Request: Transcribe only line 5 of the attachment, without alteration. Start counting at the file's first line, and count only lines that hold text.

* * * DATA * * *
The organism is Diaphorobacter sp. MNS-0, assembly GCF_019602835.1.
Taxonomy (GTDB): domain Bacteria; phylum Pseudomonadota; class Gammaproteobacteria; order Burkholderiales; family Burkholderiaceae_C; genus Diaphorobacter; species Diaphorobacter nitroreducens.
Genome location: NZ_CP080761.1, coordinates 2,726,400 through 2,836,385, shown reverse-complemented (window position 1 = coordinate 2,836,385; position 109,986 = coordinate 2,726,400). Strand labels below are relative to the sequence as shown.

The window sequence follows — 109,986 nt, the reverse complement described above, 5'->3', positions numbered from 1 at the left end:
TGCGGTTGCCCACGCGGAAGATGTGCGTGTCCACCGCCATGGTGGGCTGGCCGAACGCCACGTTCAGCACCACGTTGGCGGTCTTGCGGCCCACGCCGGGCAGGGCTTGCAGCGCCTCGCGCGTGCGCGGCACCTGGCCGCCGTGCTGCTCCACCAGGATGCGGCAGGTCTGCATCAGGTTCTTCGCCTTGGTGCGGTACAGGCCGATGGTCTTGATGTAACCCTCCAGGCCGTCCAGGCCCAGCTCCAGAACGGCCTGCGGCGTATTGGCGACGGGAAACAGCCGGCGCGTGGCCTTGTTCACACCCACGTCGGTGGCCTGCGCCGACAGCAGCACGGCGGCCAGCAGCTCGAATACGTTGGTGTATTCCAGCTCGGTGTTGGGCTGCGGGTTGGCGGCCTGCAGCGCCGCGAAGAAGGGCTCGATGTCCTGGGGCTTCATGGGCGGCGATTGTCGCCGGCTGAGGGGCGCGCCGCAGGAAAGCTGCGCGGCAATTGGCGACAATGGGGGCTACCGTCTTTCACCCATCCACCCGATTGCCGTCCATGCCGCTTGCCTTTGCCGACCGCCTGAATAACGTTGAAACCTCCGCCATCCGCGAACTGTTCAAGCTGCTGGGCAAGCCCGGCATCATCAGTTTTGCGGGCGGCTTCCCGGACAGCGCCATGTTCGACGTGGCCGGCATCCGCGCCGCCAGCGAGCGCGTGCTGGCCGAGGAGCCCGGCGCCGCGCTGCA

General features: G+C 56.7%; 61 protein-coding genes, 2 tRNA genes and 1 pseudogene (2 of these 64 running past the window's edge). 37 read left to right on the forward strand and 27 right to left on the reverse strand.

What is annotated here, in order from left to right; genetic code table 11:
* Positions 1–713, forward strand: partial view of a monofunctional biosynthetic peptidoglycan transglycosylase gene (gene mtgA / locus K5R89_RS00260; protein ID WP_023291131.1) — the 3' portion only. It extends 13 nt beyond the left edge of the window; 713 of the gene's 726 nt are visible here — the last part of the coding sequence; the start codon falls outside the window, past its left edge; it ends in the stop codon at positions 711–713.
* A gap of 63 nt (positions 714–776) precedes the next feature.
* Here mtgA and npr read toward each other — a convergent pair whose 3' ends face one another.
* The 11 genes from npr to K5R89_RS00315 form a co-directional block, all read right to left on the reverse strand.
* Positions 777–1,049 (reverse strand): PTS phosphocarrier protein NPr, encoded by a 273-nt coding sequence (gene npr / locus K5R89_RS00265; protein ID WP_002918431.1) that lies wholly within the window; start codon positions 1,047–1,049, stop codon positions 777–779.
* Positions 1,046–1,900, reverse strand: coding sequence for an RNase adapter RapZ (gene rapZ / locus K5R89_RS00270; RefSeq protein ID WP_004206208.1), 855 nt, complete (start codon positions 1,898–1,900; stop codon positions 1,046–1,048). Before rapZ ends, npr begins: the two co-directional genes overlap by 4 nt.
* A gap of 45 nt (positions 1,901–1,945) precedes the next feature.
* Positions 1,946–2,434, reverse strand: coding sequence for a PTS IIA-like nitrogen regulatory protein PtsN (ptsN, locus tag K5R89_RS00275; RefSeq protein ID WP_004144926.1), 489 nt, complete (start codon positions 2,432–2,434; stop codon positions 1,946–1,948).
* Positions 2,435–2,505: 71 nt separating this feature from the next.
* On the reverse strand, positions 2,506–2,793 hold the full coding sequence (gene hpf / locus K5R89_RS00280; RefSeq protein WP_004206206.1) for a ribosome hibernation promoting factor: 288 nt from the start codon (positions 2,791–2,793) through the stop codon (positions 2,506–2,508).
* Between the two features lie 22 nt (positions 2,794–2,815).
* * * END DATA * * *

TGCGGTTGCCCACGCGGAAGATGTGCGTGTCCACCGCCATGGTGGGCTGGCCGAACGCCACGTTCAGCACCACGTTGGCGGTCTTGCGGCCCACGCCGGGCAGGGCTTGCAGCGCCTCGCGCGTGCGCGGCACCTGGCCGCCGTGCTGCTCCACCAGGATGCGGCAGGTCTGCATCAGGTTCTTCGCCTTGGTGCGGTACAGGCCGATGGTCTTGATGTAACCCTCCAGGCCGTCCAGGCCCAGCTCCAGAACGGCCTGCGGCGTATTGGCGACGGGAAACAGCCGGCGCGTGGCCTTGTTCACACCCACGTCGGTGGCCTGCGCCGACAGCAGCACGGCGGCCAGCAGCTCGAATACGTTGGTGTATTCCAGCTCGGTGTTGGGCTGCGGGTTGGCGGCCTGCAGCGCCGCGAAGAAGGGCTCGATGTCCTGGGGCTTCATGGGCGGCGATTGTCGCCGGCTGAGGGGCGCGCCGCAGGAAAGCTGCGCGGCAATTGGCGACAATGGGGGCTACCGTCTTTCACCCATCCACCCGATTGCCGTCCATGCCGCTTGCCTTTGCCGACCGCCTGAATAACGTTGAAACCTCCGCCATCCGCGAACTGTTCAAGCTGCTGGGCAAGCCCGGCATCATCAGTTTTGCGGGCGGCTTCCCGGACAGCGCCATGTTCGACGTGGCCGGCATCCGCGCCGCCAGCGAGCGCGTGCTGGCCGAGGAGCCCGGCGCCGCGCTGCA